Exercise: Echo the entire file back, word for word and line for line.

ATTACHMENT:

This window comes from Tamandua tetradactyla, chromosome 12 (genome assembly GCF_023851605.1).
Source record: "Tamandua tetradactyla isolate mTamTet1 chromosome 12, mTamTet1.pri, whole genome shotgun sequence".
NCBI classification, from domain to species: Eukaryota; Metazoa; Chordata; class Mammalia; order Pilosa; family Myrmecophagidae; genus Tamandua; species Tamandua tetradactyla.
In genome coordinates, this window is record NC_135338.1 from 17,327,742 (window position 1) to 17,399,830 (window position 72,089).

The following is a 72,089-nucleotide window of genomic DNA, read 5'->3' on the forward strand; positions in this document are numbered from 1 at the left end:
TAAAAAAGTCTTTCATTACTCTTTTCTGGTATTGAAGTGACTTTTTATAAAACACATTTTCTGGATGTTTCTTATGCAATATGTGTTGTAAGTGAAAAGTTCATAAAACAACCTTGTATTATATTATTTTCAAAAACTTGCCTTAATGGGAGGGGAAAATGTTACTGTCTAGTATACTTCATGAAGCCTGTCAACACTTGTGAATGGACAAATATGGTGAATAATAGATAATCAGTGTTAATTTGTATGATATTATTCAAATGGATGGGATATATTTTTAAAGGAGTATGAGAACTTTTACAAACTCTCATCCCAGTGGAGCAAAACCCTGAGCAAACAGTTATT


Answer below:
This window comes from Tamandua tetradactyla, chromosome 12 (genome assembly GCF_023851605.1).
Source record: "Tamandua tetradactyla isolate mTamTet1 chromosome 12, mTamTet1.pri, whole genome shotgun sequence".
NCBI classification, from domain to species: Eukaryota; Metazoa; Chordata; class Mammalia; order Pilosa; family Myrmecophagidae; genus Tamandua; species Tamandua tetradactyla.
In genome coordinates, this window is record NC_135338.1 from 17,327,742 (window position 1) to 17,399,830 (window position 72,089).

The following is a 72,089-nucleotide window of genomic DNA, read 5'->3' on the forward strand; positions in this document are numbered from 1 at the left end:
TAAAAAAGTCTTTCATTACTCTTTTCTGGTATTGAAGTGACTTTTTATAAAACACATTTTCTGGATGTTTCTTATGCAATATGTGTTGTAAGTGAAAAGTTCATAAAACAACCTTGTATTATATTATTTTCAAAAACTTGCCTTAATGGGAGGGGAAAATGTTACTGTCTAGTATACTTCATGAAGCCTGTCAACACTTGTGAATGGACAAATATGGTGAATAATAGATAATCAGTGTTAATTTGTATGATATTATTCAAATGGATGGGATATATTTTTAAAGGAGTATGAGAACTTTTACAAACTCTCATCCCAGTGGAGCAAAACCCTGAGCAAACAGTTATT